The term “living water” is actually not used in the text but the water that Jesus offers the Samaritan women is everlasting and quenches thirst for eternity. The only other mention of living water as such is in the Revelation 7:17 where the lamb leads the faithful to a fountain of living water. The lamb is thought to symbolize Jesus and therefore the Samaritan woman would be among the faithful. The fountain may be part of the ontology of the myth of the fountain of eternal youth. In the movie, The Adventures of Indiana Jones and the Last Crusade, drinking water from the cup of Christ was through to bring eternal life. The symbolism of everlasting life in water spring forth from a fountain or well is evident in ancient and modern mythology.
Neither the text of John 4:10-15 nor Revelation 7:17 equates the living water with Jesus. Rather Jesus is the guide that brings the faithful to drink. Regardless, over the course of Christian history, Jesus has been depicted and described as the living waters. This development claims that through Jesus individuals are cleaned and reborn. Jesus’ death on the cross and his resurrection parallels the death and rebirth cycle associated with the symbolism of water (think water cycle). Symbolic death and rebirth are ritualized in the practice of Christian baptism.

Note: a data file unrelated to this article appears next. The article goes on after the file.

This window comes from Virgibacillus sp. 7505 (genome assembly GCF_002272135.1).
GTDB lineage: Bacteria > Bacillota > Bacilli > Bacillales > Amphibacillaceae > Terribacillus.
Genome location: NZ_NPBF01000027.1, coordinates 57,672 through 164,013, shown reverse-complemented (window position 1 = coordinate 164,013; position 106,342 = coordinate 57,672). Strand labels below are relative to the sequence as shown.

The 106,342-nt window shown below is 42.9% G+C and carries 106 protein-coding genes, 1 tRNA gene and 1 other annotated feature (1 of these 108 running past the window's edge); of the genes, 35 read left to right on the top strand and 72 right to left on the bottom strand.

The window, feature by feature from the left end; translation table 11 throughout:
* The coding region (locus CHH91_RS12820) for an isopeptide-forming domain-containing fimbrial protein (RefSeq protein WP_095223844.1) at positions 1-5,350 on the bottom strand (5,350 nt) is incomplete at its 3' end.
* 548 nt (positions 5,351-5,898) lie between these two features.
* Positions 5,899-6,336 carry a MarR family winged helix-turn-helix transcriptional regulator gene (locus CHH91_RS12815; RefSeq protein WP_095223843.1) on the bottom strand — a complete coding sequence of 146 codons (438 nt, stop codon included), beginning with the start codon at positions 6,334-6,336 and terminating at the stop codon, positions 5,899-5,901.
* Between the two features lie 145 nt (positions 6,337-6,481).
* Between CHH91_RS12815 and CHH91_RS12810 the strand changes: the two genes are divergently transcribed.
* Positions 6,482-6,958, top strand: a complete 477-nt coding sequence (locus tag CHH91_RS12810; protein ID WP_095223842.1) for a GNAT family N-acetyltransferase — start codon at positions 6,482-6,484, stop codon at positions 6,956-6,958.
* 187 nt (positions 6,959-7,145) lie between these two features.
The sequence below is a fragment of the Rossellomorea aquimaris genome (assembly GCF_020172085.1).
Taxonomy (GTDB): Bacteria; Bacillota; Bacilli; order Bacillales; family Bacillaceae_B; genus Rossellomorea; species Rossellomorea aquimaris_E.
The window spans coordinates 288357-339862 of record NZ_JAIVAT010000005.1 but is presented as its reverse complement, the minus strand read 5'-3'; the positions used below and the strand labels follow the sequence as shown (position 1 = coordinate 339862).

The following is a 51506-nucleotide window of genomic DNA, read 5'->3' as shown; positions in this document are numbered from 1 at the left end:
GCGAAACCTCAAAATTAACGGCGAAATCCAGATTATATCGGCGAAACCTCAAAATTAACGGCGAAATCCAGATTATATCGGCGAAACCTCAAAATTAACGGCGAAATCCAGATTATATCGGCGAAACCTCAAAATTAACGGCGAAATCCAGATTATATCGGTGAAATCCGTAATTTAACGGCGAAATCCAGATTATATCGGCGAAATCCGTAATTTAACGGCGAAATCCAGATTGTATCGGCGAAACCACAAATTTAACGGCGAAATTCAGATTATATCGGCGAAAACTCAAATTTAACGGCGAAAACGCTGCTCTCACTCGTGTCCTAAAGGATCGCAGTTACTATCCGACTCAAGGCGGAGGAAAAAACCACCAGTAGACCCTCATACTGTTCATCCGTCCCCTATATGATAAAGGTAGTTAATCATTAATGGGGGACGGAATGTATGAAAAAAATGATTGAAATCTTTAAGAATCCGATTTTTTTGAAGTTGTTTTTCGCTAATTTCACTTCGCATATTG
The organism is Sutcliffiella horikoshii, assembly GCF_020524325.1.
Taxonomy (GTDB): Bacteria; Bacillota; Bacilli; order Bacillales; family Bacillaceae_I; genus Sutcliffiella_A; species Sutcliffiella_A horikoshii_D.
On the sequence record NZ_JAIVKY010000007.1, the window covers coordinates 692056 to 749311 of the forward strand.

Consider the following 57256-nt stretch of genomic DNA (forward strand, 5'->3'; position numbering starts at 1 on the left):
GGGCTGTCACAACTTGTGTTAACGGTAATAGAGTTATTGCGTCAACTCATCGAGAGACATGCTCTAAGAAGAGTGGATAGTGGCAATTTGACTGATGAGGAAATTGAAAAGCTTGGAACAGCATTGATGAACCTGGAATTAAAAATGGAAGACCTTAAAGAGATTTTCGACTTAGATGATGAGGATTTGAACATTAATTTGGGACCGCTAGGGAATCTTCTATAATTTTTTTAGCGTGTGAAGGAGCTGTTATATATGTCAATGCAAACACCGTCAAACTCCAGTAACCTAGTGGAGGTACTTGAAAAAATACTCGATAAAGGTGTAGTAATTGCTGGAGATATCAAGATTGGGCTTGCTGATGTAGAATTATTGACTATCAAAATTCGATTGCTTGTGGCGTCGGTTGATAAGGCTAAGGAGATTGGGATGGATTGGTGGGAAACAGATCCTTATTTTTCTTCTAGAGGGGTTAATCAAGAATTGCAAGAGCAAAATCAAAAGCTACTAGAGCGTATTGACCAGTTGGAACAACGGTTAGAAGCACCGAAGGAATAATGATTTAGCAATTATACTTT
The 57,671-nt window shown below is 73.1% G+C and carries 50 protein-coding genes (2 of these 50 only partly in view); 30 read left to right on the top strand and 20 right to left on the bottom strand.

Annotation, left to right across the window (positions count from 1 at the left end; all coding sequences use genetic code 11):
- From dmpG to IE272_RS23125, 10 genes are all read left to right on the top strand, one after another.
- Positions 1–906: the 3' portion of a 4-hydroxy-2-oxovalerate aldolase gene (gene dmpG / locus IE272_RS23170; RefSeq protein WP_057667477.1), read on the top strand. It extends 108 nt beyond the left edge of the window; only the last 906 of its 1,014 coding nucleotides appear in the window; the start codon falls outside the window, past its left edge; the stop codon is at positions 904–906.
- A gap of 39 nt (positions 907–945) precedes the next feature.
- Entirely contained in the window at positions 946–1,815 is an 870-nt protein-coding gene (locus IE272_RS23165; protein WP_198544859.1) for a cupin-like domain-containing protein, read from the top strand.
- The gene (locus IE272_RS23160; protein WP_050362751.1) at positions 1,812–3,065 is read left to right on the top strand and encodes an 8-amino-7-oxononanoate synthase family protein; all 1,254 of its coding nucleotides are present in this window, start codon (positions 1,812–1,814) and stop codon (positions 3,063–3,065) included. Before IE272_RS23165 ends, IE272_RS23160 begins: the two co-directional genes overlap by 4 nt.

The theology of the living waters and its enactment through baptism assumes that the living waters are pure and clean. If Jesus was fully human as well as fully divine, and Jesus is the fulfillment of the symbolic living waters, then living waters have some aspect of humanity laced among its divinity. Some view this humanity as an obstacle to the fulfillment of divinity. I believe that our humanity is wrapped up in God’s divinity and it is rather obstacles such as greed and violence that threaten the living water.
Is it then possible that the living waters are tainted?
What if it is symbolically laced with cyanide, arsenic or typhoid, otherwise known as violence, greed, and pride? What does it mean to drink water that gives us life but also makes us sick? In today’s world clean water is a scarce resource. The majority of people living in the developing world do not have access to clean water and therefore must either go to great lengths to purify their water or struggle through the sickness that comes along with the substance of life.